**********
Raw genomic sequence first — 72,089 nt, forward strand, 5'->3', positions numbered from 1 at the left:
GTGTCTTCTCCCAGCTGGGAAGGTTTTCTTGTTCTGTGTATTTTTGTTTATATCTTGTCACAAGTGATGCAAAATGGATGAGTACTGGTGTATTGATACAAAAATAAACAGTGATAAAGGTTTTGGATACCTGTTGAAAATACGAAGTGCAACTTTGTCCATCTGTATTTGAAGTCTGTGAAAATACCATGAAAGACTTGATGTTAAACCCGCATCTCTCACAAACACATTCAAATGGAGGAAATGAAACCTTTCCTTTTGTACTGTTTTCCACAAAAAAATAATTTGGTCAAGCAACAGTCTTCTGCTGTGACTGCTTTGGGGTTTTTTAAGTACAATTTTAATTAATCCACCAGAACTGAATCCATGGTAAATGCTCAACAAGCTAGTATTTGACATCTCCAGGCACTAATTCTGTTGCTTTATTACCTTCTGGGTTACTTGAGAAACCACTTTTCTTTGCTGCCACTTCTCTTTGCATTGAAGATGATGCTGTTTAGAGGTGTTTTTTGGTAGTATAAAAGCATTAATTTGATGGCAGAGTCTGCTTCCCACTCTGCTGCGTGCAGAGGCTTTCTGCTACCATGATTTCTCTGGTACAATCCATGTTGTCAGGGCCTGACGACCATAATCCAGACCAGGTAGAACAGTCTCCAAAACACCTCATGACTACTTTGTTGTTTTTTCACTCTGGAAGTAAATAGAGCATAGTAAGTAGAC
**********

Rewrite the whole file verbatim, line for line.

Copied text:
Raw genomic sequence first — 72,089 nt, forward strand, 5'->3', positions numbered from 1 at the left:
GTGTCTTCTCCCAGCTGGGAAGGTTTTCTTGTTCTGTGTATTTTTGTTTATATCTTGTCACAAGTGATGCAAAATGGATGAGTACTGGTGTATTGATACAAAAATAAACAGTGATAAAGGTTTTGGATACCTGTTGAAAATACGAAGTGCAACTTTGTCCATCTGTATTTGAAGTCTGTGAAAATACCATGAAAGACTTGATGTTAAACCCGCATCTCTCACAAACACATTCAAATGGAGGAAATGAAACCTTTCCTTTTGTACTGTTTTCCACAAAAAAATAATTTGGTCAAGCAACAGTCTTCTGCTGTGACTGCTTTGGGGTTTTTTAAGTACAATTTTAATTAATCCACCAGAACTGAATCCATGGTAAATGCTCAACAAGCTAGTATTTGACATCTCCAGGCACTAATTCTGTTGCTTTATTACCTTCTGGGTTACTTGAGAAACCACTTTTCTTTGCTGCCACTTCTCTTTGCATTGAAGATGATGCTGTTTAGAGGTGTTTTTTGGTAGTATAAAAGCATTAATTTGATGGCAGAGTCTGCTTCCCACTCTGCTGCGTGCAGAGGCTTTCTGCTACCATGATTTCTCTGGTACAATCCATGTTGTCAGGGCCTGACGACCATAATCCAGACCAGGTAGAACAGTCTCCAAAACACCTCATGACTACTTTGTTGTTTTTTCACTCTGGAAGTAAATAGAGCATAGTAAGTAGAC